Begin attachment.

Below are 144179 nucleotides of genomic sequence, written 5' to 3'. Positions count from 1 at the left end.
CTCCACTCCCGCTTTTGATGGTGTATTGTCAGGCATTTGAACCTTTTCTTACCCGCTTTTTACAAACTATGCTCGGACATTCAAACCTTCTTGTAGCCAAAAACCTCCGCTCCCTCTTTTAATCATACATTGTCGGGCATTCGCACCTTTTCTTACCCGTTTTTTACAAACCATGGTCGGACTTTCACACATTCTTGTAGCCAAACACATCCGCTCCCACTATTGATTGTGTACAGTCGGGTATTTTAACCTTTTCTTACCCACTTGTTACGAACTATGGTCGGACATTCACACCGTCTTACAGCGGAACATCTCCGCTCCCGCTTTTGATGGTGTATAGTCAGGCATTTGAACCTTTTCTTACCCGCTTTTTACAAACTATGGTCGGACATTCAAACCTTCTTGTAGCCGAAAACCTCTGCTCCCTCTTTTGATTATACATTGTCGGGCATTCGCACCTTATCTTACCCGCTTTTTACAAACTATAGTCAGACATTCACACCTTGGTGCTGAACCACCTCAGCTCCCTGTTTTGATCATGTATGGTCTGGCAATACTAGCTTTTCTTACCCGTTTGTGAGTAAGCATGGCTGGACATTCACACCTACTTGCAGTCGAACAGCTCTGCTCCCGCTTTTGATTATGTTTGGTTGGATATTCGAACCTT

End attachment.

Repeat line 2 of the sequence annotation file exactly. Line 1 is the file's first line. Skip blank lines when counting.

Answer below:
CTCCACTCCCGCTTTTGATGGTGTATTGTCAGGCATTTGAACCTTTTCTTACCCGCTTTTTACAAACTATGCTCGGACATTCAAACCTTCTTGTAGCCAAAAACCTCCGCTCCCTCTTTTAATCATACATTGTCGGGCATTCGCACCTTTTCTTACCCGTTTTTTACAAACCATGGTCGGACTTTCACACATTCTTGTAGCCAAACACATCCGCTCCCACTATTGATTGTGTACAGTCGGGTATTTTAACCTTTTCTTACCCACTTGTTACGAACTATGGTCGGACATTCACACCGTCTTACAGCGGAACATCTCCGCTCCCGCTTTTGATGGTGTATAGTCAGGCATTTGAACCTTTTCTTACCCGCTTTTTACAAACTATGGTCGGACATTCAAACCTTCTTGTAGCCGAAAACCTCTGCTCCCTCTTTTGATTATACATTGTCGGGCATTCGCACCTTATCTTACCCGCTTTTTACAAACTATAGTCAGACATTCACACCTTGGTGCTGAACCACCTCAGCTCCCTGTTTTGATCATGTATGGTCTGGCAATACTAGCTTTTCTTACCCGTTTGTGAGTAAGCATGGCTGGACATTCACACCTACTTGCAGTCGAACAGCTCTGCTCCCGCTTTTGATTATGTTTGGTTGGATATTCGAACCTT